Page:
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Apollo 16 Particle and Fields Subsatellite
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Apollo 16D
Apollo 16 Particle and Fields Subsatellite Mission to Earth's Moon

Mission Type: Orbiter
Launch Vehicle: Saturn V SA-511
Launch Site: Eastern Test Range / launch complex 39A, Cape Canaveral, Fla., USA
Spacecraft Mass: 42 kg
Spacecraft Instruments: 1) magnetometer; 2) S-band transponder; and 3) charged-particle detectors
Spacecraft Dimensions: hexagonal cylinder 78 cm long and about 36 cm across opposite corners of the hexagon, plus 3 equally spaced booms, each 1.5 m long
Spacecraft Power: 6 solar panels and 11 silver-cadmium batteries
Maximum Power: 24 W
Maximum Data Rate: 128 bits/sec
Deep Space Chronicle: A Chronology of Deep Space and Planetary Probes 1958-2000, Monographs in Aerospace History No. 24, by Asif A. Siddiqi

National Space Science Data Center,

Solar System Log by Andrew Wilson, published 1987 by Jane's Publishing Co. Ltd.

Nearly identical to its predecessor, the Apollo 16 Particle and Fields Subsatellite was ejected from the Apollo 16 Command and Service Module (CSM) about 4 hours prior to the crew's trans-Earth injection burn, which sent them home from the Moon.

Because of problems with the Apollo CSM main engine, the crew was forced to release the subsatellite in a low lunar orbit of 100 x 100 kilometers at 10° inclination. The orbit was rapidly altered by gravitational perturbations, and the probe crashed onto the lunar surface after 34 days in orbit rather than the planned one year. Impact point was at 10.2° north latitude and 112° east longitude at 21:00 UT on 29 May 1972. However, because of its low orbit, the spacecraft did return some valuable low-altitude data.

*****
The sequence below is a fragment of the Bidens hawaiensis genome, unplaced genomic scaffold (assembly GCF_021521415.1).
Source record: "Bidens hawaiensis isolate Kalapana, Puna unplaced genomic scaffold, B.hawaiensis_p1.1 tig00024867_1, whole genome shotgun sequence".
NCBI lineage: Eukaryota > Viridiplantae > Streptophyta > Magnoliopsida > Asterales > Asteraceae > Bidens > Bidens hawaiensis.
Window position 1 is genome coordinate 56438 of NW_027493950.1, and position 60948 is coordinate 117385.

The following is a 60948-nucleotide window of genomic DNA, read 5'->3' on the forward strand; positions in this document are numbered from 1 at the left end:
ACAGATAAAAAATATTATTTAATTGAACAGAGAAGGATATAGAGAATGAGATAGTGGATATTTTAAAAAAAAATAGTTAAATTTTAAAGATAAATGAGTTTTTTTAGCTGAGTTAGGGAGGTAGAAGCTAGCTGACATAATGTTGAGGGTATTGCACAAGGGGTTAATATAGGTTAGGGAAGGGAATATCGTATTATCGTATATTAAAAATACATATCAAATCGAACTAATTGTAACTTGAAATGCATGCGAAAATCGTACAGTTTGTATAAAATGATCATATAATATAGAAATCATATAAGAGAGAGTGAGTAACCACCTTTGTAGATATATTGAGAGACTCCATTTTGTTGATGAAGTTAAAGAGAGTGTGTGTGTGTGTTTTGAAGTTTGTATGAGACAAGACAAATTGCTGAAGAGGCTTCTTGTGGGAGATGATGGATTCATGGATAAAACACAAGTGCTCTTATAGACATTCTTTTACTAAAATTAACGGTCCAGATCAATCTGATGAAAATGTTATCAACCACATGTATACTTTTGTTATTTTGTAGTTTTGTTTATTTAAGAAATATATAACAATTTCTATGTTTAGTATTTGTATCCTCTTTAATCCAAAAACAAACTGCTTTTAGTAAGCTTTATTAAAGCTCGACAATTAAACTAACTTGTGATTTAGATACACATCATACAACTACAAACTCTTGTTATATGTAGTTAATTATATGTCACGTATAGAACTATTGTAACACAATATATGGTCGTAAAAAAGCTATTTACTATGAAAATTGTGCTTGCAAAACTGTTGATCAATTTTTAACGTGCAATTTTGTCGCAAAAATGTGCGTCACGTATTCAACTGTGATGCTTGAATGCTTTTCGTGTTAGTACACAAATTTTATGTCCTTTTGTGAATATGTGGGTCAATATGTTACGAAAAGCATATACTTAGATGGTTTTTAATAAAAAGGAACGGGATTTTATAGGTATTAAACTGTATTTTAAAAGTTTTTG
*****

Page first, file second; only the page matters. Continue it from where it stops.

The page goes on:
Key Dates
16 Apr 1972:  Launch
24 Apr 1972:  Deployment by Apollo 16 Crew
29 May 1972:  Lunar Impact
Status: Partial Success
Fast Facts
Apollo 16D Facts The spacecraft was virtually identical to the Apollo 15 subsatellite.

Tracking of both Apollo subsatellites and the Lunar Orbiter 5 showed that lunar mass concentrations (mascons), which perturb the Moon's gravitational field, are caused by lava flooding of basins and not by buried material as previously suspected.

Engine problems forced the release of the satellite at a low altitude, which caused its early demise.
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Last Updated: 29 Sep 2010